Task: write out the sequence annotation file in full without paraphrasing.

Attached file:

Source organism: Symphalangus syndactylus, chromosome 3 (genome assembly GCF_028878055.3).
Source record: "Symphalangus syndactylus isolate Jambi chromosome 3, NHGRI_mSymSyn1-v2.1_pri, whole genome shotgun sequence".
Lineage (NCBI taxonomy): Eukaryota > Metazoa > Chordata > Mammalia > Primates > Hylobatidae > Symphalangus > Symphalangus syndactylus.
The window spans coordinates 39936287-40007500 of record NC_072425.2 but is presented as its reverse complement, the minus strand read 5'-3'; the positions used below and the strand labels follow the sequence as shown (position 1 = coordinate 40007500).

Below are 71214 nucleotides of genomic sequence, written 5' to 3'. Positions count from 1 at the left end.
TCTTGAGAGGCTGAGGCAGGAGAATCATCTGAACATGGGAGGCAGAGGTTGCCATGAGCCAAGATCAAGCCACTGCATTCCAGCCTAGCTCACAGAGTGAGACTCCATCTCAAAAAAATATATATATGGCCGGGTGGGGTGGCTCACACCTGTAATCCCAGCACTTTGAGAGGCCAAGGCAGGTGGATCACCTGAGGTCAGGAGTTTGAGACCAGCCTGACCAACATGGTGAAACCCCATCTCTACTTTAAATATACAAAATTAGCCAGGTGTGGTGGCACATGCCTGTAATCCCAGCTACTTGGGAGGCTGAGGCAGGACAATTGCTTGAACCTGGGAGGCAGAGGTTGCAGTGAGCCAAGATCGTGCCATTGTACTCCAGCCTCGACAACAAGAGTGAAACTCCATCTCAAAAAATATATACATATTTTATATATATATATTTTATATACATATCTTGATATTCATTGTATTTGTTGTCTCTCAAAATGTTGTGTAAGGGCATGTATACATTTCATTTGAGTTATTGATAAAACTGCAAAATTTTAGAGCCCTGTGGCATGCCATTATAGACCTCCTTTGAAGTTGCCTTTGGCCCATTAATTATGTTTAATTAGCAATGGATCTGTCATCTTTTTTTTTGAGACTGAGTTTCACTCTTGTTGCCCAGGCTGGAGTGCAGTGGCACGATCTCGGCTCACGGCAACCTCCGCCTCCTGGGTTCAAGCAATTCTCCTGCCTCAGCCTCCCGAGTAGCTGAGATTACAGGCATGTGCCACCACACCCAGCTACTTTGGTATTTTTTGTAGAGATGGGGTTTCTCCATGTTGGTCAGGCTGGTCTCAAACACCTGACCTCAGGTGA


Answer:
Source organism: Symphalangus syndactylus, chromosome 3 (genome assembly GCF_028878055.3).
Source record: "Symphalangus syndactylus isolate Jambi chromosome 3, NHGRI_mSymSyn1-v2.1_pri, whole genome shotgun sequence".
Lineage (NCBI taxonomy): Eukaryota > Metazoa > Chordata > Mammalia > Primates > Hylobatidae > Symphalangus > Symphalangus syndactylus.
The window spans coordinates 39936287-40007500 of record NC_072425.2 but is presented as its reverse complement, the minus strand read 5'-3'; the positions used below and the strand labels follow the sequence as shown (position 1 = coordinate 40007500).

Below are 71214 nucleotides of genomic sequence, written 5' to 3'. Positions count from 1 at the left end.
TCTTGAGAGGCTGAGGCAGGAGAATCATCTGAACATGGGAGGCAGAGGTTGCCATGAGCCAAGATCAAGCCACTGCATTCCAGCCTAGCTCACAGAGTGAGACTCCATCTCAAAAAAATATATATATGGCCGGGTGGGGTGGCTCACACCTGTAATCCCAGCACTTTGAGAGGCCAAGGCAGGTGGATCACCTGAGGTCAGGAGTTTGAGACCAGCCTGACCAACATGGTGAAACCCCATCTCTACTTTAAATATACAAAATTAGCCAGGTGTGGTGGCACATGCCTGTAATCCCAGCTACTTGGGAGGCTGAGGCAGGACAATTGCTTGAACCTGGGAGGCAGAGGTTGCAGTGAGCCAAGATCGTGCCATTGTACTCCAGCCTCGACAACAAGAGTGAAACTCCATCTCAAAAAATATATACATATTTTATATATATATATTTTATATACATATCTTGATATTCATTGTATTTGTTGTCTCTCAAAATGTTGTGTAAGGGCATGTATACATTTCATTTGAGTTATTGATAAAACTGCAAAATTTTAGAGCCCTGTGGCATGCCATTATAGACCTCCTTTGAAGTTGCCTTTGGCCCATTAATTATGTTTAATTAGCAATGGATCTGTCATCTTTTTTTTTGAGACTGAGTTTCACTCTTGTTGCCCAGGCTGGAGTGCAGTGGCACGATCTCGGCTCACGGCAACCTCCGCCTCCTGGGTTCAAGCAATTCTCCTGCCTCAGCCTCCCGAGTAGCTGAGATTACAGGCATGTGCCACCACACCCAGCTACTTTGGTATTTTTTGTAGAGATGGGGTTTCTCCATGTTGGTCAGGCTGGTCTCAAACACCTGACCTCAGGTGA